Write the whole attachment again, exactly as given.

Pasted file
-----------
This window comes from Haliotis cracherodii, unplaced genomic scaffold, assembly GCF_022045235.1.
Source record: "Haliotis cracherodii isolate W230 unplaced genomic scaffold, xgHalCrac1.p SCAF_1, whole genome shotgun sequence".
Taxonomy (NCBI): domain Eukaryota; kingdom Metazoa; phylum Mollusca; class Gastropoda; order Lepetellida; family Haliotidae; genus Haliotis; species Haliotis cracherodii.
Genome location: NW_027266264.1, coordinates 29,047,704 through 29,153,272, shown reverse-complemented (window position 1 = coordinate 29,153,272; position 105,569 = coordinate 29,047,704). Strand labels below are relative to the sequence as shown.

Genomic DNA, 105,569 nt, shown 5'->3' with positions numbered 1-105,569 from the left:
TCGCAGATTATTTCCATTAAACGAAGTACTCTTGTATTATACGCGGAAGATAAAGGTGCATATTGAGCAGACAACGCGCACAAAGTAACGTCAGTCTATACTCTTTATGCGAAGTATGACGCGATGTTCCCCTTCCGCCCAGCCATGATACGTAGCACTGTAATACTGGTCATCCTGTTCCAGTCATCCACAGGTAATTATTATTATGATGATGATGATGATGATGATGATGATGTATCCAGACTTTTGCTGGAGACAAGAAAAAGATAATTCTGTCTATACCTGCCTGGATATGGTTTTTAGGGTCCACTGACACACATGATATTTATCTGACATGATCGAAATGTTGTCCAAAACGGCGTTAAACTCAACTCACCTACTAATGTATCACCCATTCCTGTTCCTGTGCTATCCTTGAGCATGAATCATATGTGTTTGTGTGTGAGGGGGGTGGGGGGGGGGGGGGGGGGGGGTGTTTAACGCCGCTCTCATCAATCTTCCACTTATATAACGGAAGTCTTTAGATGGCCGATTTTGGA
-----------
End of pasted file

This window comes from Haliotis cracherodii, unplaced genomic scaffold, assembly GCF_022045235.1.
Source record: "Haliotis cracherodii isolate W230 unplaced genomic scaffold, xgHalCrac1.p SCAF_1, whole genome shotgun sequence".
Taxonomy (NCBI): domain Eukaryota; kingdom Metazoa; phylum Mollusca; class Gastropoda; order Lepetellida; family Haliotidae; genus Haliotis; species Haliotis cracherodii.
Genome location: NW_027266264.1, coordinates 29,047,704 through 29,153,272, shown reverse-complemented (window position 1 = coordinate 29,153,272; position 105,569 = coordinate 29,047,704). Strand labels below are relative to the sequence as shown.

Genomic DNA, 105,569 nt, shown 5'->3' with positions numbered 1-105,569 from the left:
TCGCAGATTATTTCCATTAAACGAAGTACTCTTGTATTATACGCGGAAGATAAAGGTGCATATTGAGCAGACAACGCGCACAAAGTAACGTCAGTCTATACTCTTTATGCGAAGTATGACGCGATGTTCCCCTTCCGCCCAGCCATGATACGTAGCACTGTAATACTGGTCATCCTGTTCCAGTCATCCACAGGTAATTATTATTATGATGATGATGATGATGATGATGATGATGTATCCAGACTTTTGCTGGAGACAAGAAAAAGATAATTCTGTCTATACCTGCCTGGATATGGTTTTTAGGGTCCACTGACACACATGATATTTATCTGACATGATCGAAATGTTGTCCAAAACGGCGTTAAACTCAACTCACCTACTAATGTATCACCCATTCCTGTTCCTGTGCTATCCTTGAGCATGAATCATATGTGTTTGTGTGTGAGGGGGGTGGGGGGGGGGGGGGGGGGGGGTGTTTAACGCCGCTCTCATCAATCTTCCACTTATATAACGGAAGTCTTTAGATGGCCGATTTTGGA